THIS is the true and delightful history of that most delicious of beverages, the “Cock’s Tail;” of how it came by its name, and of the maid, Daisy Allen, who contrived it, together with sundry recipes for its making.
NOW it has long been known among all those who love good liquor and a pretty face, and more particularly among the soldiers (truly most discerning and thirsty brutes), that nowhere in all the valley can be had such refreshment for man and beast as at the sign of the Bunch of Grapes, in Kingston; and that no more genial host ever beamed forth heartier comfort to the weary passengers who halted there than Squire Allen; and that no prettier maid, whether to draw a bumper or toss a kiss, stood behind the bar than the Squire’s chief failing, Daisy.
NOR is it less known that, though the Squire was ever a stout fellow himself, and as quick with a buffet as any man, and as ready with a smile, he had yet another failing beside Daisy, in that he was inordinately fond of the wholesome sport of cock-fighting, and that whoso injured or even spoke an ill word of one of his birds, stood in sore danger of his hide.
SO when, after an unwonted period of ill-humour and testiness, and much fidgeting of his big self about the neighbourhood, the Squire at last told dismally of the loss of his finest bird, the townsfolk knew that it would go hard with the rascal who had stolen him, and that he who was so lucky as to find and restore the bird would be welcome at the Bunch of Grapes always, no matter how many marks stood under his mug on the soapstone chimney-piece by the bar.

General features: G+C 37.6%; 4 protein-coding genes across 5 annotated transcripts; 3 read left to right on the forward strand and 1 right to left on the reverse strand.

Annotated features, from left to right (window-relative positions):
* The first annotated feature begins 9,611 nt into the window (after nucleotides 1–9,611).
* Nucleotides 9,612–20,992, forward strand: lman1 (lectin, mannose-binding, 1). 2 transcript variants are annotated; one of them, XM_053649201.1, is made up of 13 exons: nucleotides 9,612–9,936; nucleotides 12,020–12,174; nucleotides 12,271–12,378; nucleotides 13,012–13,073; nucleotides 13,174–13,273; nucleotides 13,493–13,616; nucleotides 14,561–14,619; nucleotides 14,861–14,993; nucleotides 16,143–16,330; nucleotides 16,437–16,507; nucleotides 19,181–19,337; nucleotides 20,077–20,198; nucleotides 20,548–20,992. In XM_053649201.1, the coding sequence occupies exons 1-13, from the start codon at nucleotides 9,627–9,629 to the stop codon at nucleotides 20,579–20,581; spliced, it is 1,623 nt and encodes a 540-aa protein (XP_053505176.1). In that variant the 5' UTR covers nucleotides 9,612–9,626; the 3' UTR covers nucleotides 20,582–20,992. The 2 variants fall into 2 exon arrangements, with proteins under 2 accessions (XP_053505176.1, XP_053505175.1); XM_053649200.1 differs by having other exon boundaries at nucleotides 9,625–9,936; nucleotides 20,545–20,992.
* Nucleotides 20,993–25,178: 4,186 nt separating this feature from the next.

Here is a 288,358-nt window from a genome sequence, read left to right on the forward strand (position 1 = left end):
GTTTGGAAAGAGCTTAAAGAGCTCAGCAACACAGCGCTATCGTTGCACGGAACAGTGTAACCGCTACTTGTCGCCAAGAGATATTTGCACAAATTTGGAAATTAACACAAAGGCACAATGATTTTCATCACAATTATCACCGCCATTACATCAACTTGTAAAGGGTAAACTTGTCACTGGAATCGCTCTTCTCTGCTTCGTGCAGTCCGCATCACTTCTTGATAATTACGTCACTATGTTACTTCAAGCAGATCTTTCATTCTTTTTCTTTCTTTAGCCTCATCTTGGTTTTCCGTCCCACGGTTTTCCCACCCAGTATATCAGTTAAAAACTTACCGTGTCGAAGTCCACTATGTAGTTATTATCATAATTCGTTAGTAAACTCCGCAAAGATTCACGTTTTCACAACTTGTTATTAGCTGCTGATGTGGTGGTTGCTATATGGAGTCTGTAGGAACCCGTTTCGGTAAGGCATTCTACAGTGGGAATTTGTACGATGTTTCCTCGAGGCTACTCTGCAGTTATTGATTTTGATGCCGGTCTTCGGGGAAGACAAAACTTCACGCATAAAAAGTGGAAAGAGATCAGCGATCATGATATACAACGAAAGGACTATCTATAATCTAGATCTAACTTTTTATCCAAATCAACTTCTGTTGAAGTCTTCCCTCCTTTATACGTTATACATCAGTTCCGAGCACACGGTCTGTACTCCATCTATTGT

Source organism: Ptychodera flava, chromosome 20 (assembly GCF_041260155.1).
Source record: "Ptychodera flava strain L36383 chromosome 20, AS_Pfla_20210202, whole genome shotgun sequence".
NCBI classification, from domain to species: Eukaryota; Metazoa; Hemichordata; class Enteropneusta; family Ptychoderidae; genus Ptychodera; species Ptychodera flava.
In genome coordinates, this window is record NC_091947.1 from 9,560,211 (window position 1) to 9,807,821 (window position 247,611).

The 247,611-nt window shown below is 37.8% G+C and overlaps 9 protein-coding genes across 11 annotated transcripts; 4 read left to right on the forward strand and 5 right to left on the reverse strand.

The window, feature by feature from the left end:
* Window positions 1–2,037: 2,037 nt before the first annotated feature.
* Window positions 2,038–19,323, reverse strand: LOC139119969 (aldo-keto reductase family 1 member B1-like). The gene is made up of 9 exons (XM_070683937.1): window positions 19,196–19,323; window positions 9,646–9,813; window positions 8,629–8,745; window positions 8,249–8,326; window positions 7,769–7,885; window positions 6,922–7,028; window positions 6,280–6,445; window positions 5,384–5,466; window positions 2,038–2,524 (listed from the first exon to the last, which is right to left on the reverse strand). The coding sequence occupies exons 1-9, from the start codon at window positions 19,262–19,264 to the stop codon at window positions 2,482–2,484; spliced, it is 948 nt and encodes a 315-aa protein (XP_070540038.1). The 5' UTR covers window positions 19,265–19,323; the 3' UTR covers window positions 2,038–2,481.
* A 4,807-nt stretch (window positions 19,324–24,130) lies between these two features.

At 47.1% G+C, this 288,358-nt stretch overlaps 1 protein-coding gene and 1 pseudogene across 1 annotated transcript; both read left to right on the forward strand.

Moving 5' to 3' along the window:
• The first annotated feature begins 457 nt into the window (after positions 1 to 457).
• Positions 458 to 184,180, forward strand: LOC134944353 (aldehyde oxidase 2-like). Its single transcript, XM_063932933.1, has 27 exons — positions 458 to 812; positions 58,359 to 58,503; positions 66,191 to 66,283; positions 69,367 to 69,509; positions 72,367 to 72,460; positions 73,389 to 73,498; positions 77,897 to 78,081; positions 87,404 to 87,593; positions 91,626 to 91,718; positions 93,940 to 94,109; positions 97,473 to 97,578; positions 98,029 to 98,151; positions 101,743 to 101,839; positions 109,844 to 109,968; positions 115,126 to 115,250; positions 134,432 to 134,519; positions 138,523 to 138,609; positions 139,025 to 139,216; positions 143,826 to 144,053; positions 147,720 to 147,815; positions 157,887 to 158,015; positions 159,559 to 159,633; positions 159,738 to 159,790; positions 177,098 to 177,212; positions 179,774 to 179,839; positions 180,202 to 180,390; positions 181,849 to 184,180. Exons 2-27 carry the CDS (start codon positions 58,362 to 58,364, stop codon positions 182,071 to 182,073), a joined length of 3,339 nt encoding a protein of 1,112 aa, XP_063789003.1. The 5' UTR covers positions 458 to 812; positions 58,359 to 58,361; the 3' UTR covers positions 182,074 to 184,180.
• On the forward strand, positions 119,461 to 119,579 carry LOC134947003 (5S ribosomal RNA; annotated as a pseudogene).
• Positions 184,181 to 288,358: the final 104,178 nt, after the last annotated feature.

SO for many days things went on; not even Daisy being able to cheer the heart of her father, though her own was none too light. And then, one day, came a young lieutenant riding gaily into town with the selfsame great bird under his arm. He leaped from his horse, and was seized by the Squire, so overjoyed at the return of his pet that he forgot in a moment all his ill-humour, and called for the best in the house to refresh the young man.
NOW, whether it were from excitement, or nervousness, or accident, or whether, perchance, Mistress Daisy had before discovered the secret, and held it close for a great event, certain it is that she mixed sundry drops of bitters and wine of roots with a dram of good Kentucky whiskey, the whole poured over some generous bits of ice (not a little luxury in itself), and they all drank of the beverage ” to the cock’s tail,” — for Jupiter had not lost a single feather.
AND then the gallant lieutenant swore bravely that, in memory of the event, the delectable mixture he had drunk should be known through all the army as a cock’s tail.
THAT he has been as good as his word you may all bear me witness, for who of you have not drunk the stuff, too much, perhaps, and each better than the last? . But nowhere can it be had of finer quality, or smoother mix, than at the Bunch of Grapes, where the hearty lieutenant and his pretty wife, Daisy, still tell the tale, and where even the Squire — an old man now — will leave his whole yard of poultry for a cock’s tail.
Selections from the book “The Cocktail Book. A Sideboard Manual for Gentlemen. By L. C. Page & Company (incorporated), Boston, Mass., U.S.A., 1900”